The difference between legend and legacy can seem muddled to a few, but ultimately, many realize that it's marked by a single concept, impact. While many would consider Stanley Clarke to be a living legend in the world of jazz and the bass, his appearance at the helm of Stanley Clarke Band at the Pageant on Tuesday night illustrated more than simply his prowess as a musician, but also the lasting effect he has on the youth that join him on stage and nearly every modern jazz musician that has risen through the ranks. With over four decades of experience, Clarke's discography depicts the changing face of jazz while his energy mobilizes its future.
When Spoon's Britt Daniel talked to KDHX's Kevin Korinek, he described the band's new album, "They Want My Soul," as one for playing on a car stereo. With shimmery synthesizers and guitar pedal work, the live possibilities of taking this beautiful production piece out of the car, combing it with their past efforts is daunting.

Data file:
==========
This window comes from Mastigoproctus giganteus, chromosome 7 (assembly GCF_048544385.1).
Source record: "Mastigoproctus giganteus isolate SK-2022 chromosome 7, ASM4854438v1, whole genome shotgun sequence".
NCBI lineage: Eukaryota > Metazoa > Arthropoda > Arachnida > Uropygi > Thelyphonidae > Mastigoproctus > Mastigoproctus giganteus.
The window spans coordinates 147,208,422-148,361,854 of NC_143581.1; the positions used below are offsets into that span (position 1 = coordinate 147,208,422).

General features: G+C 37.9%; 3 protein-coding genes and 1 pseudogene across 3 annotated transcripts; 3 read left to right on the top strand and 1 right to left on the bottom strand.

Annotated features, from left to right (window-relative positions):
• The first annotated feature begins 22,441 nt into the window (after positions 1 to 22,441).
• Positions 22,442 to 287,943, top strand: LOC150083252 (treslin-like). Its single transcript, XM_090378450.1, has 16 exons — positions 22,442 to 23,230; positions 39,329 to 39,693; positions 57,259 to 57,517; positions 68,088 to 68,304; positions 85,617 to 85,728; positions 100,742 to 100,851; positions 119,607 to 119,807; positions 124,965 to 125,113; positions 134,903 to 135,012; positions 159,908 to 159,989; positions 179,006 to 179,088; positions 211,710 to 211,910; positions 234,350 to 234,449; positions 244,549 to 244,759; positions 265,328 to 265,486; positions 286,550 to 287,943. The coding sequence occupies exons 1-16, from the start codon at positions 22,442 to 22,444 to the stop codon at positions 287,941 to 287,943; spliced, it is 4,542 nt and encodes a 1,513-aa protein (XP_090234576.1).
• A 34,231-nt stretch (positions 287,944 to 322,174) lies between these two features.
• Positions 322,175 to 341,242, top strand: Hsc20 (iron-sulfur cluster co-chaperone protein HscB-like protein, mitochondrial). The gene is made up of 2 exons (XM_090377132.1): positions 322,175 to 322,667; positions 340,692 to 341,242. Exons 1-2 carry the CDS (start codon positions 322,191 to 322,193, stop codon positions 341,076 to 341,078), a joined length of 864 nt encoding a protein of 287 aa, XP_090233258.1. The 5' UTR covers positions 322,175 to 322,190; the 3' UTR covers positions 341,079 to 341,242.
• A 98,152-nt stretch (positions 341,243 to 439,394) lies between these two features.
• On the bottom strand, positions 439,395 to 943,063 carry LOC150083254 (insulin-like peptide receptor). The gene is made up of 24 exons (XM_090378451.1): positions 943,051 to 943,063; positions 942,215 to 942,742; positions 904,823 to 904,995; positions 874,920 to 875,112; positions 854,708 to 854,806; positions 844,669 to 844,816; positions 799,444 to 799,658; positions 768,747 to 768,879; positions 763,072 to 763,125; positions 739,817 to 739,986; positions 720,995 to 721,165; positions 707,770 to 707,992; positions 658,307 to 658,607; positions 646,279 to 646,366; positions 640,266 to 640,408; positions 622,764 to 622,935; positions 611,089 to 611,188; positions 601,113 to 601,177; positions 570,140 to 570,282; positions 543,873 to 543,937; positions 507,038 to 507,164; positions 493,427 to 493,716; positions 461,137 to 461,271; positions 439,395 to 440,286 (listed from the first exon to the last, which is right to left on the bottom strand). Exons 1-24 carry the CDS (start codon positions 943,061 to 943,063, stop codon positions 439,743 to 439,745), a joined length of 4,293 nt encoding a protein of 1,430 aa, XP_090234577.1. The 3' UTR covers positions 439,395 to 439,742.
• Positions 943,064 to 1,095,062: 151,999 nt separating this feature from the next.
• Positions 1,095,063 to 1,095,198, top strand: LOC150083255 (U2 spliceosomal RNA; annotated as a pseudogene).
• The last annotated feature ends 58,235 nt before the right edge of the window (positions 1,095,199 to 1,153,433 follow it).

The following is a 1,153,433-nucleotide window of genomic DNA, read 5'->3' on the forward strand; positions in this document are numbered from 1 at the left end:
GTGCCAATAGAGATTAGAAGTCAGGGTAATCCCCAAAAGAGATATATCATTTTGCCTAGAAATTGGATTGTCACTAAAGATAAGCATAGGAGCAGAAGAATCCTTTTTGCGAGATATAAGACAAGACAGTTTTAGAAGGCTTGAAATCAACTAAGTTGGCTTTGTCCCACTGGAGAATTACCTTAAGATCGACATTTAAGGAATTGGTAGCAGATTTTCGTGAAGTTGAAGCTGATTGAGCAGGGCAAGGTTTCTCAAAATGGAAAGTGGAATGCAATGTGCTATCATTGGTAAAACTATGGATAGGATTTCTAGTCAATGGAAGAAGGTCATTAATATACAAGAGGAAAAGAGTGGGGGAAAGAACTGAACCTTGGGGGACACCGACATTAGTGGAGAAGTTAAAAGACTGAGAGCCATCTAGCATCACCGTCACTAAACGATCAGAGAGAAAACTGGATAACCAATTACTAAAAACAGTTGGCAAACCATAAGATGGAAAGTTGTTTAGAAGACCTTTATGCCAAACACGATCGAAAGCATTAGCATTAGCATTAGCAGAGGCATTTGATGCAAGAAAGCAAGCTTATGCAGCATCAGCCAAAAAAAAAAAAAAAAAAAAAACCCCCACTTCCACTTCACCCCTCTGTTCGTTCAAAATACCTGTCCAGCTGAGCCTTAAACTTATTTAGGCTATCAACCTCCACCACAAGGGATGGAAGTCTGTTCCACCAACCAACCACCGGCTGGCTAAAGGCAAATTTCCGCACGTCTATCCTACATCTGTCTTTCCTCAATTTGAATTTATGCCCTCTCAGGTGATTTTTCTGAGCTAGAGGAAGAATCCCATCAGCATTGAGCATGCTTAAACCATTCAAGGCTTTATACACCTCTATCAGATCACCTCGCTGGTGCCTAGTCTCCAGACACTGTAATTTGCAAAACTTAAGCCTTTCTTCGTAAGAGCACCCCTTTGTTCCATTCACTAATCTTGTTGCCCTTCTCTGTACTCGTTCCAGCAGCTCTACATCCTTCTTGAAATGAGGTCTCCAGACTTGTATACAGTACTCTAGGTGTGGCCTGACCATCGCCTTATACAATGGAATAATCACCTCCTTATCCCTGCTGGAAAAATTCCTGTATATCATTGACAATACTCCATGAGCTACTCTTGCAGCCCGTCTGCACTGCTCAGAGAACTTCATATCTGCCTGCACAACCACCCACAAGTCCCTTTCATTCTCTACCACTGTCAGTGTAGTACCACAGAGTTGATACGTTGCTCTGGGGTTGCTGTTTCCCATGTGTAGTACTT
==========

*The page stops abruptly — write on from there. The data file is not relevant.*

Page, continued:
I think everyone who lived through the '80s can agree that there was no shortage of loud, longhaired rock bands dominating the radio and MTV. Amid the plethora of spandex-clad arena rockers like Mötley Crüe, Poison, Ratt and Bon Jovi, however, one band stood apart.
Last night, Beck Hansen made his long-awaited return to Mound City with a sold-out concert at the Pageant. Beck last played here on a tour supporting his album "Midnite Vultures" in January of 2000. Bill Clinton was still president, the iPod's debut was almost two years away and we had all somehow just survived Y2K (phew!)
Australian guitar virtuoso John Butler stopped at the Pageant on Wednesday night, along with bassist Byron Luiters and drummer/percussionist Grant Gerathy, who round out the John Butler Trio. Butler, a former busker from the small city of Fremantle in Perth, Australia, is touring in support of his band's recently released sixth album, "Flesh & Blood."
Glasgow, Scotland's Chvrches have needed little assistance in emerging as a mainstream contemporary electronic dance-rock monolith.
The creative process can be arduous. Without the right elements, working an internal dialogue into a malleable mass of creative genius can feel wrong. It takes time. It takes a curative flair. Bands like Local Natives understand the ingredients that go into records anointed with emotions that settle deeper than the soul, and it's why why people go see bands like Local Natives.